March 14, 2008
Mitchell and Washington honored by NERBNA

Two MGHers were among the region's top nurses honored at the New England Regional Black Nurses Association's (NERBNA) annual awards ceremony Feb. 22. Gwendolyn E. Mitchell, LPN, MEd, new patient access nurse in the MGH Gillette Breast Center for Women's Cancers, was named a recipient of the Excellence in Nursing Awards; and Deborah Washington, RN, MS, PhDc, director of Diversity for Patient Care Services (PCS), received the Presidential Award.

An MGH nurse since 1966, Mitchell has held her current position in the Cancer Center for the past 12 years. As a new patient access nurse, she works with newly diagnosed breast cancer patients, introducing them to the MGH and setting the tone for their experience at the hospital. Enormously dedicated to her patients, Mitchell's care extends beyond the walls of the MGH — for the past five years, she has participated in numerous breast cancer walks, raising more than $60,000 for research and treatment. Mitchell was an early proponent of the MGH's diversity efforts and was among a group of African-American nurses who helped form the Minority Nurses Recruitment and Retention Committee in 1989. Providing an important foundation for later MGH diversity initiatives, this committee gave voice to the personal and professional challenges faced by minority nurses at the MGH.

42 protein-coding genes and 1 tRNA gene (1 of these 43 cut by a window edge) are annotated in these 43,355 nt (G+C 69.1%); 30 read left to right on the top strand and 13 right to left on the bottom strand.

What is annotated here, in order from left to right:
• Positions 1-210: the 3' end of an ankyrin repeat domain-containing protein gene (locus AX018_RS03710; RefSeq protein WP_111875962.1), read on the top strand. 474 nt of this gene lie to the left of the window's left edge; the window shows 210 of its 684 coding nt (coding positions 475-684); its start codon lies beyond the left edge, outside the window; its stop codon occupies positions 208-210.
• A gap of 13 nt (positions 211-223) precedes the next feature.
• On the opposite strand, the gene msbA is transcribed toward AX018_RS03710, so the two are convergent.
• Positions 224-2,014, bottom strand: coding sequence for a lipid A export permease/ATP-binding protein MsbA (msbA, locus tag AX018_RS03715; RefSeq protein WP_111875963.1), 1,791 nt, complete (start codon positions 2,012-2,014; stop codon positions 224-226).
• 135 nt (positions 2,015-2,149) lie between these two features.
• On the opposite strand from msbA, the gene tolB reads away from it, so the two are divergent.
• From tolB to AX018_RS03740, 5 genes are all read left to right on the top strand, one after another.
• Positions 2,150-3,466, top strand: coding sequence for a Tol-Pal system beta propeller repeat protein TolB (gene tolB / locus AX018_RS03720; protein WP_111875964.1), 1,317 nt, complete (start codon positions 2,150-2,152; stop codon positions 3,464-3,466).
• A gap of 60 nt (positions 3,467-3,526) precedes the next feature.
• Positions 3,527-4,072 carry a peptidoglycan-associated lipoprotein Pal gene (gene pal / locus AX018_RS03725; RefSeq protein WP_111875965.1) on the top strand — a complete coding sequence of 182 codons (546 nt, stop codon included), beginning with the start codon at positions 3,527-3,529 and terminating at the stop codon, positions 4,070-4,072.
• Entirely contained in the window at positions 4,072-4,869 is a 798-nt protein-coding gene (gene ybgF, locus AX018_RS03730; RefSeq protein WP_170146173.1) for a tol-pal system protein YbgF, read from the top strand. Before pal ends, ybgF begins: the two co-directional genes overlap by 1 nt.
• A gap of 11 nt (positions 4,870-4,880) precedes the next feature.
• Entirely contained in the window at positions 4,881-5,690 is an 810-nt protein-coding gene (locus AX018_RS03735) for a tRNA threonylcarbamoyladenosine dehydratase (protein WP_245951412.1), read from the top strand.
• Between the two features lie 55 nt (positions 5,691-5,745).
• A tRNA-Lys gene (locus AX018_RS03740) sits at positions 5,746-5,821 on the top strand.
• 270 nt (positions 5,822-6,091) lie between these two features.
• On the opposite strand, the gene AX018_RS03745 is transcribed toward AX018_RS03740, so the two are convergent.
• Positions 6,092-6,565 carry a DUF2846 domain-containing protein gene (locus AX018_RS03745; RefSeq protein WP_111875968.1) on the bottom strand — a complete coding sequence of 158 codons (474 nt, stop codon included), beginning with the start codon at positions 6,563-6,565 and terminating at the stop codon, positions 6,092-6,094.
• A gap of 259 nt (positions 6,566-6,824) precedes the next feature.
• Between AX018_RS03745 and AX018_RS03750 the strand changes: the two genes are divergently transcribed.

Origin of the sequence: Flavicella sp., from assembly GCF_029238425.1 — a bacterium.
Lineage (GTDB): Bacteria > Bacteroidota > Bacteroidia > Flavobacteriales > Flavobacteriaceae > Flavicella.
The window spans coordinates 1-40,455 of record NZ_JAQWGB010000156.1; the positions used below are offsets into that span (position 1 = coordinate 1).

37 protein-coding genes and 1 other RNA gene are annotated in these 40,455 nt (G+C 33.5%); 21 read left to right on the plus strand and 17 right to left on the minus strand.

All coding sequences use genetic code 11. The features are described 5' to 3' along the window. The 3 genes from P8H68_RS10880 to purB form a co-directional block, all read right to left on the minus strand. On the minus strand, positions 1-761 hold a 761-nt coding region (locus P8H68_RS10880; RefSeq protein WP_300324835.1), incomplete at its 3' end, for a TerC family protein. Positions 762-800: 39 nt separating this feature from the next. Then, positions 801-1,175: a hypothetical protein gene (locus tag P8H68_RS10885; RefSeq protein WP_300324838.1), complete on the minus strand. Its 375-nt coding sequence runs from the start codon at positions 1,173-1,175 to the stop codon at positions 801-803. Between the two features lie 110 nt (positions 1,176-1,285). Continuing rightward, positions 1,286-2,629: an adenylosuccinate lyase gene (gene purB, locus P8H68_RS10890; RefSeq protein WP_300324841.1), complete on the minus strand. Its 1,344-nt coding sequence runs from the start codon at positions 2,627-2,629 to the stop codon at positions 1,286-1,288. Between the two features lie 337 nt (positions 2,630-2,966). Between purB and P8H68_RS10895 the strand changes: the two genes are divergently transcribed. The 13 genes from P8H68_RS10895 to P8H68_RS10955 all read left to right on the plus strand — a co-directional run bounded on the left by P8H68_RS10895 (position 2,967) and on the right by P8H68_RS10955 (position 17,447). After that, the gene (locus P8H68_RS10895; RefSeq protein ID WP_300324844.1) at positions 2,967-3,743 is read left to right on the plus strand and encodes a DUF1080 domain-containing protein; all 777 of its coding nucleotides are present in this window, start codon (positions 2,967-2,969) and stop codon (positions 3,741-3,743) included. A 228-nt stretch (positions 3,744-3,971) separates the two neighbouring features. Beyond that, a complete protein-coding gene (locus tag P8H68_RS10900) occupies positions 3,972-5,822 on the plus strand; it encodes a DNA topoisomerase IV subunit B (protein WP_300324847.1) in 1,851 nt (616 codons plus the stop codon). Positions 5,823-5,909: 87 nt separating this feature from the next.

Washington, director of PCS Diversity since 1995, is widely known as a leader in diversity initiatives, developing the MGH's program into a highly-regarded model for similar efforts across the United States. A passionate advocate of workplace diversity and culturally competent care, she co-founded the MGH's Culturally Competent Care Curriculum, established the annual the award honoreesAfrican-American Pinning Ceremony to recognize the contributions of African-American employees, developed the Hausman Student Nurse Fellowship to expand the number of minority nursing staff and recently initiated cultural rounds to better educate staff about potentially sensitive cultural issues. Washington was inaugurated as a fellow in the 2007 Robert Wood Johnson Executive Nurse Fellowship Program, a prestigious three-year program for leading nurse executives, and was recognized nationally as the 2007 "Nurse of the Year" by Nursing Spectrum magazine.

HONORED: Washington, front row, third from left, and Mitchell, third from right, join fellow MGHers at the celebration.

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